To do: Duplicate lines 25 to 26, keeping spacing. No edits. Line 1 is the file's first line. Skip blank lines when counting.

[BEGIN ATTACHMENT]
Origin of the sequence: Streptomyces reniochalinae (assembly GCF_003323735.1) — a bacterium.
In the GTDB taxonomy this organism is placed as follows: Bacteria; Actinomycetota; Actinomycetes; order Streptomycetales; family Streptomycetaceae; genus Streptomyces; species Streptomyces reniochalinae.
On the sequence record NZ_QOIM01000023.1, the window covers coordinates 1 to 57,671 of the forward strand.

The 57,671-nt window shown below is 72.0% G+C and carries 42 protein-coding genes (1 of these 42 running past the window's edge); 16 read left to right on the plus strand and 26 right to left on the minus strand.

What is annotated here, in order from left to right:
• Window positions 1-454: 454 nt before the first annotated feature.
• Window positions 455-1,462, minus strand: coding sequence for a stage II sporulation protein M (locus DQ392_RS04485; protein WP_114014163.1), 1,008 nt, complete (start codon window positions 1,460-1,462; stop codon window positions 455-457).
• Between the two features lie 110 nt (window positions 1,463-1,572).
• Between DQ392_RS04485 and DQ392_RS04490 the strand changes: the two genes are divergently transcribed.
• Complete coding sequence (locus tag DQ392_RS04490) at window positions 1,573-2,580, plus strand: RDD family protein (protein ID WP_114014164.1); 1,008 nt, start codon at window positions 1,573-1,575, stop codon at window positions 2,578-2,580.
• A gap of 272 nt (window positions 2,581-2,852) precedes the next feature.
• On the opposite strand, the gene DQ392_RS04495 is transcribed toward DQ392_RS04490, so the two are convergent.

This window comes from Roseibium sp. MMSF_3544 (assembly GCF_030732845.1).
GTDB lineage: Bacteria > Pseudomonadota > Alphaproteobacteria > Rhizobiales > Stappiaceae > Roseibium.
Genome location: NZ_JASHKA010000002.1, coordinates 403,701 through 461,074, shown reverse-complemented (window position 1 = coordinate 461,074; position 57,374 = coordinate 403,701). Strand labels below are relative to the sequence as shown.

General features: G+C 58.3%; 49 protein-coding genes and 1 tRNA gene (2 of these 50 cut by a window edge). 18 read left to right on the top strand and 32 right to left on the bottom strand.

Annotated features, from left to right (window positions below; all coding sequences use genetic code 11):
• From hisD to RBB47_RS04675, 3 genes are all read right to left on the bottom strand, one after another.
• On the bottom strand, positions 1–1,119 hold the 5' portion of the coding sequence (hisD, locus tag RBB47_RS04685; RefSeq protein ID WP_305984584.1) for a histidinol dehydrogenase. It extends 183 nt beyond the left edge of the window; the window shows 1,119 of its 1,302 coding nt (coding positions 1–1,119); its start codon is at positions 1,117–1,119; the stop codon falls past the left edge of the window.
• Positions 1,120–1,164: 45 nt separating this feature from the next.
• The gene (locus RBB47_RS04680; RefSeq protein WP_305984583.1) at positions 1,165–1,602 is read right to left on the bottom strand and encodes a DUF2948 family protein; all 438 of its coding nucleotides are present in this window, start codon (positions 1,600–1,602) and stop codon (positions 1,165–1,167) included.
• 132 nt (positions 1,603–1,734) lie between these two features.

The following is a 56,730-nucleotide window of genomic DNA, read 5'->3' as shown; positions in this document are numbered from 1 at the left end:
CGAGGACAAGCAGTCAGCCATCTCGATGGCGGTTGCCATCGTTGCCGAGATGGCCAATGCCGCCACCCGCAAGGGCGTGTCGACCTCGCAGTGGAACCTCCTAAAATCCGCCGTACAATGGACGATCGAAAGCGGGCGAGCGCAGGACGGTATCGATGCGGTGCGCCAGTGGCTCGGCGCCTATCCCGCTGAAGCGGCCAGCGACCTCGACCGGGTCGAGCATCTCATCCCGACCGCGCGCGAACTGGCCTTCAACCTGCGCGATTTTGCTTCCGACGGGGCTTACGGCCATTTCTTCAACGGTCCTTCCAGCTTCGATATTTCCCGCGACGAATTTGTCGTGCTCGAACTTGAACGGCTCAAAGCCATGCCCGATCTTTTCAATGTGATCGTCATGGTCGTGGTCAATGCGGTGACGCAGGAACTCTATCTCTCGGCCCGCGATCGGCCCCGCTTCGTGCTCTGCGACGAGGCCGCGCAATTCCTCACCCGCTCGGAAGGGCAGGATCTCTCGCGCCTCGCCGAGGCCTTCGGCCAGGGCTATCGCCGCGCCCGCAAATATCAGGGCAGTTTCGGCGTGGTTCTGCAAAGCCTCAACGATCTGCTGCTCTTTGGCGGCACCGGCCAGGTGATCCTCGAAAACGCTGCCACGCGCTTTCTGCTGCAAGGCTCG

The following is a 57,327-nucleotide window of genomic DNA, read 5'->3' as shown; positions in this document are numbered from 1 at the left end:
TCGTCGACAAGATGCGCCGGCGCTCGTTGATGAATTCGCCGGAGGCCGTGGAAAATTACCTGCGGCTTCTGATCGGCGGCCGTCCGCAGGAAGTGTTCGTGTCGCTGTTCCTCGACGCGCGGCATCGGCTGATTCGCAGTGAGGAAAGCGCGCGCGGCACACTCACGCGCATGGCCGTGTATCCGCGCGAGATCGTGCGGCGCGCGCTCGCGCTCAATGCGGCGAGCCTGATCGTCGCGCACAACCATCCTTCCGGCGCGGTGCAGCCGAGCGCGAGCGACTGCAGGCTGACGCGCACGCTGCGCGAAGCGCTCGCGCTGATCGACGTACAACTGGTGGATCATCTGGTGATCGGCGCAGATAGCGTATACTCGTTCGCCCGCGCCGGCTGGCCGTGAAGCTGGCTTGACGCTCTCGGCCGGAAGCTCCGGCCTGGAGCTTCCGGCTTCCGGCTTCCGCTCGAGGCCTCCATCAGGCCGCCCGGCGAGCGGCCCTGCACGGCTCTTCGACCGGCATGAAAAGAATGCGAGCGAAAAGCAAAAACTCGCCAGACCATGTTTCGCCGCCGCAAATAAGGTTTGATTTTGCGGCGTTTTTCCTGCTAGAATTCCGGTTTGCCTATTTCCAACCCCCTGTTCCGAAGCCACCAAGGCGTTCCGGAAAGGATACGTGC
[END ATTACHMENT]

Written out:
The following is a 57,327-nucleotide window of genomic DNA, read 5'->3' as shown; positions in this document are numbered from 1 at the left end:
TCGTCGACAAGATGCGCCGGCGCTCGTTGATGAATTCGCCGGAGGCCGTGGAAAATTACCTGCGGCTTCTGATCGGCGGCCGTCCGCAGGAAGTGTTCGTGTCGCTGTTCCTCGACGCGCGGCATCGGCTGATTCGCAGTGAGGAAAGCGCGCGCGGCACACTCACGCGCATGGCCGTGTATCCGCGCGAGATCGTGCGGCGCGCGCTCGCGCTCAATGCGGCGAGCCTGATCGTCGCGCACAACCATCCTTCCGGCGCGGTGCAGCCGAGCGCGAGCGACTGCAGGCTGACGCGCACGCTGCGCGAAGCGCTCGCGCTGATCGACGTACAACTGGTGGATCATCTGGTGATCGGCGCAGATAGCGTATACTCGTTCGCCCGCGCCGGCTGGCCGTGAAGCTGGCTTGACGCTCTCGGCCGGAAGCTCCGGCCTGGAGCTTCCGGCTTCCGGCTTCCGCTCGAGGCCTCCATCAGGCCGCCCGGCGAGCGGCCCTGCACGGCTCTTCGACCGGCATGAAAAGAATGCGAGCGAAAAGCAAAAACTCGCCAGACCATGTTTCGCCGCCGCAAATAAGGTTTGATTTTGCGGCGTTTTTCCTGCTAGAATTCCGGTTTGCCTATTTCCAACCCCCTGTTCCGAAGCCACCAAGGCGTTCCGGAAAGGATACGTGC